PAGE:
Asunciόn Lavrin, Brides of Christ. Conventual Life in Colonial Mexico,Stanford University Press, Stanford, California, 2008.

Asunciόn Lavrin, Brides of Christ. Conventual Life in Colonial Mexico,Stanford University Press, Stanford, California, 2008. £55.00, ISBN 978-0-8047-5283-1 (hardback), pp. 1-496.

 Reviewed by: Andrea E. Knox, Northumbria University, November 2009.

By the end of the colonial period there were fifty-seven convents established in the viceroyalty of New Spain. Brides of Christcovers this period, and the development of conventual life for nuns in Mexico throughout the seventeenth and eighteenth centuries. Women’s convents were central to Spanish and European colonisation and cultural transfer to the New World. Women’s role in this was essential. From Mexico outward to the provinces convents were established. However, before the twentieth century there were no general histories of these convents. Recent scholarship has sought to address this, and Brides of Christis very thorough and well researched addition. Nuns’ writings and the history of convents are woven together very effectively.

Chapter one analyses why girls and women became nuns, and makes the clear point that they were not pressured into religious life, but that vocation lay at the heart of their decisions. In addition convents in the new world offered the opportunity to construct a new society. This new society was patterned on similar cultural foundations of the old one, but the distance from Spain, and from Papal authority afforded a degree of independence for these enterprising women. Chapters two and three address the period of novitiate, and are very effective in discussing how the novice’s vocation and ability to live with the vows of celibacy, obedience and poverty was undertaken, as well as how these women dealt with the claustration reiterated by the Council of Trent. In a fascinating section within chapter three Lavrin problematises the exact specificities of poverty as the renunciation of individual use of property, and reveals that before profession the novice was legally entitled to dispose of her property as she wished. In addition, after profession Spanish nuns in Mexican convents were entitled to own slaves. Communities of religious women were surrounded by servants and slaves who were mostly Indians, or of mixed African descent. Lavrin maintains that this ‘colour line’ (p. 122) existed in all of the convents, and separated women of Indian or African descent from those of Spanish descent. These distinctions continued throughout the period.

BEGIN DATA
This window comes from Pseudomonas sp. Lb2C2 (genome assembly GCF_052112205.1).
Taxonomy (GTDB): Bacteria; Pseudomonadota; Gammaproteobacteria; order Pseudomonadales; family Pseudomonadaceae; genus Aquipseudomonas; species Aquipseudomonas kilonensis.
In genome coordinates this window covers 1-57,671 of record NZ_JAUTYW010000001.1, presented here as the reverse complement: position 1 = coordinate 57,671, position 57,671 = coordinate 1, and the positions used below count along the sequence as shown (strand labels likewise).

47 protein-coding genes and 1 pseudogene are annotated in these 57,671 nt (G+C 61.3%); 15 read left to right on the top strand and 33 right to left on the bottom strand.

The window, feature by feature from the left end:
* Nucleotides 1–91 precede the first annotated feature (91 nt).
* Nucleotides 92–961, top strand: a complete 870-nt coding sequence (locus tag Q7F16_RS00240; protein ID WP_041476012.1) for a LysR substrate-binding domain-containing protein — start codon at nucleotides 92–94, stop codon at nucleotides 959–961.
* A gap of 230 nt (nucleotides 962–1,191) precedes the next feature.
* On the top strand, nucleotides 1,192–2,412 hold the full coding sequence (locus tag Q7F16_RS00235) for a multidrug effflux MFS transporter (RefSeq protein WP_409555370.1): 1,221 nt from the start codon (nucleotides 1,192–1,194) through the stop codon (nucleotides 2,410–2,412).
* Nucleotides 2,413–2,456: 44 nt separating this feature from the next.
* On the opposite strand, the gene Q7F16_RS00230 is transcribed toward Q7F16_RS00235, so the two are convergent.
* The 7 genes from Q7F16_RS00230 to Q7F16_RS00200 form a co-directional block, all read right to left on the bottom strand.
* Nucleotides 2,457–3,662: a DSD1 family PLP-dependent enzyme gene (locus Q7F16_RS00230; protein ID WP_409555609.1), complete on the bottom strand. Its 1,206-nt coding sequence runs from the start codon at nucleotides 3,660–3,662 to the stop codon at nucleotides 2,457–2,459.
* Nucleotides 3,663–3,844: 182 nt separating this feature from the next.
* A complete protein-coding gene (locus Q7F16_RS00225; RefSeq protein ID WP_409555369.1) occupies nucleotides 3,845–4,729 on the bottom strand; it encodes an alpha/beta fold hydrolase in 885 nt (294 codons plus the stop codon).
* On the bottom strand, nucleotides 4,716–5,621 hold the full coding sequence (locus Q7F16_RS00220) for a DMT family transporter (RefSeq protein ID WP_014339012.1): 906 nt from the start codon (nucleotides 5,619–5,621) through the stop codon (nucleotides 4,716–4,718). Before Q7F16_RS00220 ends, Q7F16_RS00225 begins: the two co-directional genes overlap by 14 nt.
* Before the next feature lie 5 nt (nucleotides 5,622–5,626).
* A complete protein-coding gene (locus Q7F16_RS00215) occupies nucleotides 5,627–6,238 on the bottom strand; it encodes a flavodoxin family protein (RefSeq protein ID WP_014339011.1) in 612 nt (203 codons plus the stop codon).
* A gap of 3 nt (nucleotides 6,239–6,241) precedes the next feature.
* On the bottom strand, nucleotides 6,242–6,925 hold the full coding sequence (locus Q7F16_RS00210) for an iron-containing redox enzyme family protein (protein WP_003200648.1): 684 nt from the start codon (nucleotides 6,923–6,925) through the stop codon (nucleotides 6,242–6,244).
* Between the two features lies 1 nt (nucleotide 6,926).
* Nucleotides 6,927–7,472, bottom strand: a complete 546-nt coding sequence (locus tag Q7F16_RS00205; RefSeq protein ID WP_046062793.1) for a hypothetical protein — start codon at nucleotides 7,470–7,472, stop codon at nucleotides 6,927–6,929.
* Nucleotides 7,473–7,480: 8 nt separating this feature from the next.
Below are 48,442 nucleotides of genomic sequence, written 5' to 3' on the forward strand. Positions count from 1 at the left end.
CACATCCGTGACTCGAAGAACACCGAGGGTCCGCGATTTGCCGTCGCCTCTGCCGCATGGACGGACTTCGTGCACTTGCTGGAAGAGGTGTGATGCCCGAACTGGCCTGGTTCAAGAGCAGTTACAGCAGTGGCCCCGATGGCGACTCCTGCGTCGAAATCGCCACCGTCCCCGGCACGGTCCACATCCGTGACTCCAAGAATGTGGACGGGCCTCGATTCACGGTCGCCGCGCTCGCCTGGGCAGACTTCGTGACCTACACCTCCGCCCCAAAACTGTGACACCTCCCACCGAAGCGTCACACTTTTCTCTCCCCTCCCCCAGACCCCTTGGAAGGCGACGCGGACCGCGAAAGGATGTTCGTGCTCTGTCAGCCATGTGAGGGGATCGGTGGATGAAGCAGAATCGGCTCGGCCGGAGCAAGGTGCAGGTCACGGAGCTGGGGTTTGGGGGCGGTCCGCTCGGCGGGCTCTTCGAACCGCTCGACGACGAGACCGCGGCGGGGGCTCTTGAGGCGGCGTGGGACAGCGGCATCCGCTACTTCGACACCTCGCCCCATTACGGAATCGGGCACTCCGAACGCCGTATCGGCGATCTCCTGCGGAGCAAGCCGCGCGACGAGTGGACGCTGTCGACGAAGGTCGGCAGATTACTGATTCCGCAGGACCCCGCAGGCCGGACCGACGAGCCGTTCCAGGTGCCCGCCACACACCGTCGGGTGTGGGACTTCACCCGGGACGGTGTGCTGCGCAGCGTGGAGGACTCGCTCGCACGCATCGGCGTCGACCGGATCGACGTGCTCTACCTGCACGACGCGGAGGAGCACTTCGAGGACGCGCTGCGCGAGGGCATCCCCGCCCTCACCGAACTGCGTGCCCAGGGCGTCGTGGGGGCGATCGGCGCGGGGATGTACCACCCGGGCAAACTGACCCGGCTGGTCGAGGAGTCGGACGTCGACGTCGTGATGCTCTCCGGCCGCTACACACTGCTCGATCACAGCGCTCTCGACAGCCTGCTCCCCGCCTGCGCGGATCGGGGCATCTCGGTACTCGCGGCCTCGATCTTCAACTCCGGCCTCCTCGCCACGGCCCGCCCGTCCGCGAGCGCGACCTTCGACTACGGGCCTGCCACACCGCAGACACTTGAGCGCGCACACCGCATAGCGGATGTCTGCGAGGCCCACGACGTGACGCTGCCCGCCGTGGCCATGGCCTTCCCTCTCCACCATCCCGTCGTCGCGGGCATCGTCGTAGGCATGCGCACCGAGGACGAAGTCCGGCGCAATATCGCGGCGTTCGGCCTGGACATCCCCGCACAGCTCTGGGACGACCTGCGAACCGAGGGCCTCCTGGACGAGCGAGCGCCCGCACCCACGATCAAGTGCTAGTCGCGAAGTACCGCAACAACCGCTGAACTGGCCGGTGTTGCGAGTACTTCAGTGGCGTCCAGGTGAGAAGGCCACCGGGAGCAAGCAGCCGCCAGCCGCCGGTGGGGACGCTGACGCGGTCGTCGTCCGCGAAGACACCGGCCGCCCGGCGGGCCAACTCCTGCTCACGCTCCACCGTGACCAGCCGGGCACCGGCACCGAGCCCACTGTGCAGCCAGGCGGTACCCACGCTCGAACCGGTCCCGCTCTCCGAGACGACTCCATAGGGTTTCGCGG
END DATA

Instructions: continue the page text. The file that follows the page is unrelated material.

Chapters four, five, six and seven deal with various aspects of daily life within the convent. Chapter four analyses the government of convents. The election of an Abbess required two-thirds of a secret vote, and although this had to be ratified by a male superior, it appears that convents largely administered their own hierarchies. Tensions and rivalries did exist, and on occasion outspoken nuns showed no inhibitions in expressing their likes and dislikes. What they appear to have resented most of all was the archbishop appointing his favourite if an election had failed to provide an outright successor. Male interference was clearly deeply disliked, and reveals a layer of conflict between the genders. Chapter five deals with the prohibitions over engaging with the world, and the reality of the ineffectiveness of these stipulations. Trade and business were carried out from the convents, and a number of loans were made, revealing the business acumen of the nuns. Death and the afterlife are dealt with in chapter six. Nuns’ illnesses were monitored by archbishops and bishops who drew up a list of physicians who were allowed into convents. The funeral rights of nuns were often accompanied by much more pomp than regional archbishops approved of.

The latter chapters deal with areas of subversion and race. Chapter eight highlights the foundation of convents for indigenous women after 1724. There was a change in social perceptions. Lavrin highlights a positive change towards Indian and African women, up to a point, though their convents were separate from those of nuns of Spanish origin. Surviving biographies of Indian nuns and their letters show a strong sense of self esteem and dignity. Chapter ten introduces the huge variety of nuns’ writings. As well as biographies and hagiographies, surviving sources include plays, poetry and history. Nuns were adept recorders of their own history, and these sources were not filtered through their male contemporaries. Nuns in Mexican convents were self-conscious keepers of their own history and memories.

Brides of Christ offers a thorough understanding of the important role women had to play in the evangelization process of New Spain. They put their own stamp on the new cult of the Saints central to seventeenth century Catholicism, and they broadened female institutions to include indigenous women. Mexico was the only part of the Spanish Empire to create convents for Indian and African women, and as such gave Roman Catholicism a New World identity. An excellent collection of maps and architectural illustrations, as well as portraits of some of the nuns themselves is very useful, as is the comprehensive bibliography.